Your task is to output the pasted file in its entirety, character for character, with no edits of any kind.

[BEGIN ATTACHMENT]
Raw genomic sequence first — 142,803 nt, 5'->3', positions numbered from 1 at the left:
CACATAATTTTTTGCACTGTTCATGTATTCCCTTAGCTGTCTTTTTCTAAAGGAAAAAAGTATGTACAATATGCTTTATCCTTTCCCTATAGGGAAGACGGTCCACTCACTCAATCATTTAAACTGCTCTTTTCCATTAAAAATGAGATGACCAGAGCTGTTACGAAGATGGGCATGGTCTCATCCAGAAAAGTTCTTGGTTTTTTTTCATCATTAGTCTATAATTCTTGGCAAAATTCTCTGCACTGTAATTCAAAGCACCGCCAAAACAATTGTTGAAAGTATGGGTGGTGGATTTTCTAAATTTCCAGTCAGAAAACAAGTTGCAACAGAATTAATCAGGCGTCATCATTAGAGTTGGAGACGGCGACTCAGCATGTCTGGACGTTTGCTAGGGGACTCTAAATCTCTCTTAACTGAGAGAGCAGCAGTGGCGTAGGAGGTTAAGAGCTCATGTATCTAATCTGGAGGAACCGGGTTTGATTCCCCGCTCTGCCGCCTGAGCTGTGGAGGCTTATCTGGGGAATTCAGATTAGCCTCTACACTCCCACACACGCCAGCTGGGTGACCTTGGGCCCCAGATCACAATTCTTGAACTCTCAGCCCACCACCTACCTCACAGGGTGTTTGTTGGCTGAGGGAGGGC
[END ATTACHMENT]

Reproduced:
Raw genomic sequence first — 142,803 nt, 5'->3', positions numbered from 1 at the left:
CACATAATTTTTTGCACTGTTCATGTATTCCCTTAGCTGTCTTTTTCTAAAGGAAAAAAGTATGTACAATATGCTTTATCCTTTCCCTATAGGGAAGACGGTCCACTCACTCAATCATTTAAACTGCTCTTTTCCATTAAAAATGAGATGACCAGAGCTGTTACGAAGATGGGCATGGTCTCATCCAGAAAAGTTCTTGGTTTTTTTTCATCATTAGTCTATAATTCTTGGCAAAATTCTCTGCACTGTAATTCAAAGCACCGCCAAAACAATTGTTGAAAGTATGGGTGGTGGATTTTCTAAATTTCCAGTCAGAAAACAAGTTGCAACAGAATTAATCAGGCGTCATCATTAGAGTTGGAGACGGCGACTCAGCATGTCTGGACGTTTGCTAGGGGACTCTAAATCTCTCTTAACTGAGAGAGCAGCAGTGGCGTAGGAGGTTAAGAGCTCATGTATCTAATCTGGAGGAACCGGGTTTGATTCCCCGCTCTGCCGCCTGAGCTGTGGAGGCTTATCTGGGGAATTCAGATTAGCCTCTACACTCCCACACACGCCAGCTGGGTGACCTTGGGCCCCAGATCACAATTCTTGAACTCTCAGCCCACCACCTACCTCACAGGGTGTTTGTTGGCTGAGGGAGGGC